Sunday, August 30, 2009

The New York Times writes about minimalist running shoes, here.

A good story, although it sounds like the jury is out on whether these shoes are helpful or not. Having picked up McDougall's "Born to Run" on a whim, I'm surprised to find out that it's on the bestseller list and becoming a cult classic!

On my 13-mile run yesterday, I went back to my stock running shoe, the Asics with the inch-thick heel padding. The New Balance thin-soled shoes are my 3- and 4-mile running choice at this point. I'm not sure how well my feet would hold up in them after 13 miles. I haven't had any twinges from using the NB 790s yet, but I don't want to push it.

Next week is another light week - 3- and 4-mile runs.

Saturday, August 29, 2009

13 miles

I ran 13.1 miles today as per the Galloway plan, so like running a half marathon. My time was 2 hrs and 22 minutes, which included stoplights and street crossings and hunting down water fountains, so not too bad.

Wednesday, August 26, 2009

New runnnning shoes

The chi running guy is big on these New Balance 790 running shoes, so I got Greg to find me a used pair on eBay. They hardly seem like running shoes at all because the sole is so thin and the shoe is so unstructured. They are very light. I did my first run with them yesterday.

Friday, August 21, 2009

Running on vacation

Why is it always so hard to run on vacation? We are in California and the possibilities for gorgeous runs are endless. But so far I have run a scant 2 miles. Tomorrow I am scheduled to run a 3 mile time trial.

Tuesday, August 18, 2009

The ultra-interval

Roy Wallack, author of "Run for Life," has a very persuasive section on the use of ultra-intervals -- intervals in which you run all-out for 20 to 30 seconds, followed by a minute or so of light jogging or walking. You're supposed to do eight of these, and it's supposed to have a magical effect on things like your VO2 max and muscle power.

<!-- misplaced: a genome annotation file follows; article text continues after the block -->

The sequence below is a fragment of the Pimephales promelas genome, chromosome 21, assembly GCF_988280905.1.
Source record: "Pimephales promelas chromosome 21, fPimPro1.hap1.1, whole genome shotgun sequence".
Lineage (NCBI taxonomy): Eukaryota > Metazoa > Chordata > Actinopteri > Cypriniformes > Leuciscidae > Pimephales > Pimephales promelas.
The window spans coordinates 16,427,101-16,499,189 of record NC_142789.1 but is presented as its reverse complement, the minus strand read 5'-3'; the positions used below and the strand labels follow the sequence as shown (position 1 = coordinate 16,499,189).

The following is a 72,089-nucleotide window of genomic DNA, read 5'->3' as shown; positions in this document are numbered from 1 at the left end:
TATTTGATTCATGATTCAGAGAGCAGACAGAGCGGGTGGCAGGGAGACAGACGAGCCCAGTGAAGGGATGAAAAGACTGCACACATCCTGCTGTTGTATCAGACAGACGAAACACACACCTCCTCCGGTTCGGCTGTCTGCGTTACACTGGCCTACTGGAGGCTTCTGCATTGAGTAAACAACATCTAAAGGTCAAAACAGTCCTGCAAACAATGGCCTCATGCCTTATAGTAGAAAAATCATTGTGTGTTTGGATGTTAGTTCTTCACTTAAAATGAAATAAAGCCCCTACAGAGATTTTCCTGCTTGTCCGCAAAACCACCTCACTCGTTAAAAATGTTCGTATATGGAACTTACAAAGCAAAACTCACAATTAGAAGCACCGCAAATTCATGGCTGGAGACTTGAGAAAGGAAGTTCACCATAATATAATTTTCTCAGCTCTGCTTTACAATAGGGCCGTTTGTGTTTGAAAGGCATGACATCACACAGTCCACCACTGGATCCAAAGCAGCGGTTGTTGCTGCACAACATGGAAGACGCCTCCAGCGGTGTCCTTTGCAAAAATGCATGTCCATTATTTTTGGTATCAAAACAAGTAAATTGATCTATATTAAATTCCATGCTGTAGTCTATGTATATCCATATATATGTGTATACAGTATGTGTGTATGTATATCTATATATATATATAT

Intervals are nothing new, as Wallack concedes; the difference here is that you are REALLY supposed to push yourself, to the point of feeling like you're going to pass out.

This is my third or fourth ultra-interval workout. I must say, it's pretty hard to get to that almost-passed-out feeling when running on Seattle's sidewalks. Going that fast down the sidewalk on a summer morning is courting disaster -- you'll surely crash into somebody on their way to work or get tangled up with a dog-walker. And although I programmed my watch for 20-second intervals followed by 90-second recoveries, to actually follow this would have also been dangerous -- I hit some of those 20-second sprints right as I reached an intersection. So instead I tried to sprint a block, walk a block. I'm pretty sure I never hit the all-out, gasping-for-breath moment. A workout like this might best be done on a track, or perhaps around Green Lake.

Monday, August 17, 2009

Weights, too

Run for life, by Roy Wallack, talks about the importance of weight training along with running. When it comes to weights, I'm a wimp. But I'm going for the whole program here, so this morning, I lifted weights.

Saturday, August 15, 2009

Rethinking the way I run

It started this way:

1. I ran the Seattle Rock 'n Roll half-marathon, my fourth. My time was not terrible for a 47-year-old (2:15), so I started thinking, hmmm. Maybe I should run a full marathon?

2. Grabbed a book on the way out the door to vacation: "Born to Run" by Christopher McDougall. McDougall has many things to say, but the takeaway message (for me) is that if you adopt a more efficient running form, you're less likely to injure yourself and more likely to enjoy running.

OK. Sold. What next?

My usual method of learning something new is to blitz my brain with all the information I can find on the subject, on the Web and in the library, and then try to pick the best ideas and use them. To try to relearn my running form, I grabbed "Run for Life" from the library and an audiotape about "Chi Running" by Danny and Katherine Dwyer. Also, I watched videos on "Evolution Running" on the Web. All of these books, videos and audio lessons had some common themes: That you should land on your midfoot, land softly, concentrate on quick turnover of your feet, lean forward slightly to increase your forward momentum, and pay close attention to the movement of your arms.

It's been about three weeks since I finished "Born to Run" and became inspired to try to change my stride. A few things seem to be working well, but others are harder to learn.

My goal is to run the Seattle Marathon in November. I'm using a running plan on the New York Times, using a method espoused by Jeff Galloway, which incorporates walking breaks into your long runs. This has been a good method to get me from 5k to a half-marathon, and I'm continuing to use walk breaks as I do my long runs (such as today's 11-mile run). But I've felt ready for some time now to challenge my running and bring it to a new place, and this seems like it might do it.